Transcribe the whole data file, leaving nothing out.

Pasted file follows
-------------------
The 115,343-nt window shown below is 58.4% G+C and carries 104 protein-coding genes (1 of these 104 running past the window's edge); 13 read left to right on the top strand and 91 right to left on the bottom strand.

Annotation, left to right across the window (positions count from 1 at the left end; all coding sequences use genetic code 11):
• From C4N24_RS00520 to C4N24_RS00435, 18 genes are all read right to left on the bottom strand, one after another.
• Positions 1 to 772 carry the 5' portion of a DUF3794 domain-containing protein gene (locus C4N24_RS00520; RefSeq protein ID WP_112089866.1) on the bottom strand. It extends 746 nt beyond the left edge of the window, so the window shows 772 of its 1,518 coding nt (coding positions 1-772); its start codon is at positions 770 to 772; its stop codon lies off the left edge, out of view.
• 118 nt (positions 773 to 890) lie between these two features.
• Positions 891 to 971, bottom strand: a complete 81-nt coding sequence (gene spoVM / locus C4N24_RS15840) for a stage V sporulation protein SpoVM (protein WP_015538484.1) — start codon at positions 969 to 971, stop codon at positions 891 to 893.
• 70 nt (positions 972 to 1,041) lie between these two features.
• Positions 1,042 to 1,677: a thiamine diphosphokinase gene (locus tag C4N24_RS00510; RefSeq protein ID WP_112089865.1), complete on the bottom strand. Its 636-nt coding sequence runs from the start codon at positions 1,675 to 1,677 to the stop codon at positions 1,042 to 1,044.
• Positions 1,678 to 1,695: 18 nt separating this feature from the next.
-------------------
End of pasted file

The 115,343-nt window shown below is 58.4% G+C and carries 104 protein-coding genes (1 of these 104 running past the window's edge); 13 read left to right on the top strand and 91 right to left on the bottom strand.

Annotation, left to right across the window (positions count from 1 at the left end; all coding sequences use genetic code 11):
• From C4N24_RS00520 to C4N24_RS00435, 18 genes are all read right to left on the bottom strand, one after another.
• Positions 1 to 772 carry the 5' portion of a DUF3794 domain-containing protein gene (locus C4N24_RS00520; RefSeq protein ID WP_112089866.1) on the bottom strand. It extends 746 nt beyond the left edge of the window, so the window shows 772 of its 1,518 coding nt (coding positions 1-772); its start codon is at positions 770 to 772; its stop codon lies off the left edge, out of view.
• 118 nt (positions 773 to 890) lie between these two features.
• Positions 891 to 971, bottom strand: a complete 81-nt coding sequence (gene spoVM / locus C4N24_RS15840) for a stage V sporulation protein SpoVM (protein WP_015538484.1) — start codon at positions 969 to 971, stop codon at positions 891 to 893.
• 70 nt (positions 972 to 1,041) lie between these two features.
• Positions 1,042 to 1,677: a thiamine diphosphokinase gene (locus tag C4N24_RS00510; RefSeq protein ID WP_112089865.1), complete on the bottom strand. Its 636-nt coding sequence runs from the start codon at positions 1,675 to 1,677 to the stop codon at positions 1,042 to 1,044.
• Positions 1,678 to 1,695: 18 nt separating this feature from the next.